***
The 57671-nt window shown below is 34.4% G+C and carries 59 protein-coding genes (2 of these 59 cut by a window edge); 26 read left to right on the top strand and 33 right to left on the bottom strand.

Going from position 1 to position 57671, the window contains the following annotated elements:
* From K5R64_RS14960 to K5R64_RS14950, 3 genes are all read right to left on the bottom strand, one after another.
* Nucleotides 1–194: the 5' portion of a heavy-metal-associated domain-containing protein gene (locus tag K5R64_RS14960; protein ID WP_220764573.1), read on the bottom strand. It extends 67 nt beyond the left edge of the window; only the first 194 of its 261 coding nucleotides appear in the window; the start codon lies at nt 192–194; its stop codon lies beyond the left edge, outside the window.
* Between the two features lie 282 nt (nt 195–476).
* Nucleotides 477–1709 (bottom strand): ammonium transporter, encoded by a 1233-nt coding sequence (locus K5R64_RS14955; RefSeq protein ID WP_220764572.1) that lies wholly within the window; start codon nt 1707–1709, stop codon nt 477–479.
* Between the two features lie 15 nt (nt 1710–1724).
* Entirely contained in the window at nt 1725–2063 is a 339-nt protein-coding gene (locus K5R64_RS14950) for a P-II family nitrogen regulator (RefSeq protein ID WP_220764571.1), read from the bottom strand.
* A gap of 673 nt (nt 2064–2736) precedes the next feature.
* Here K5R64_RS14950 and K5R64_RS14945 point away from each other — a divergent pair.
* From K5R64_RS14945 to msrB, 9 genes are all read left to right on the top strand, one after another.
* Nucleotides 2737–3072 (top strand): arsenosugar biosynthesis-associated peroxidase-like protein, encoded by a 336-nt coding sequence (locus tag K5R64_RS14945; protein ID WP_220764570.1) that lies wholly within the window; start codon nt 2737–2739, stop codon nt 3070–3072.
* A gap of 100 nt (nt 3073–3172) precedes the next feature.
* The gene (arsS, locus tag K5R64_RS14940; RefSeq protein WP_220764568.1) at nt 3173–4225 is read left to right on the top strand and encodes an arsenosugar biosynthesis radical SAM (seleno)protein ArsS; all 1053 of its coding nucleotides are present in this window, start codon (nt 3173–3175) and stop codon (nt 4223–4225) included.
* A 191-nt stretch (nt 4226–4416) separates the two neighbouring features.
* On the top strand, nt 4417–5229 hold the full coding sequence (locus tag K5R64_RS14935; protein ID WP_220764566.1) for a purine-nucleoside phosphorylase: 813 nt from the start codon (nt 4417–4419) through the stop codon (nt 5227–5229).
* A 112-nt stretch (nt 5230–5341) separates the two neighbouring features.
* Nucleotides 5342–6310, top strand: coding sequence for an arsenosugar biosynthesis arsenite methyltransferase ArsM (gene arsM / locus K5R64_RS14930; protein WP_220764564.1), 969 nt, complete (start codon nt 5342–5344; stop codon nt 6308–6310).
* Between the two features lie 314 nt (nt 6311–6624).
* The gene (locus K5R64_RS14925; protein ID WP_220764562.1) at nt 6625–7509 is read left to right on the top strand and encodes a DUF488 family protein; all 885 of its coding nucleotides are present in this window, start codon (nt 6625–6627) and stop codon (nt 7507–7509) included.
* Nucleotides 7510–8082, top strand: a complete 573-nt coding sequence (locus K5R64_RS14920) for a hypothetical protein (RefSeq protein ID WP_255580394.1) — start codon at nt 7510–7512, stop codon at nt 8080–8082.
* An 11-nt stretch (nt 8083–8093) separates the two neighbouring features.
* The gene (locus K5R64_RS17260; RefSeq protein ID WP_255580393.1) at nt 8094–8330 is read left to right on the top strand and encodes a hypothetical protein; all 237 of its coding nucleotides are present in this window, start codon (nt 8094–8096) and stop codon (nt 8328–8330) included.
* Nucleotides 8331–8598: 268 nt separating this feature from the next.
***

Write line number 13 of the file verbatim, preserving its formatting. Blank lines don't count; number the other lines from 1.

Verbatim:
* A gap of 100 nt (nt 3073–3172) precedes the next feature.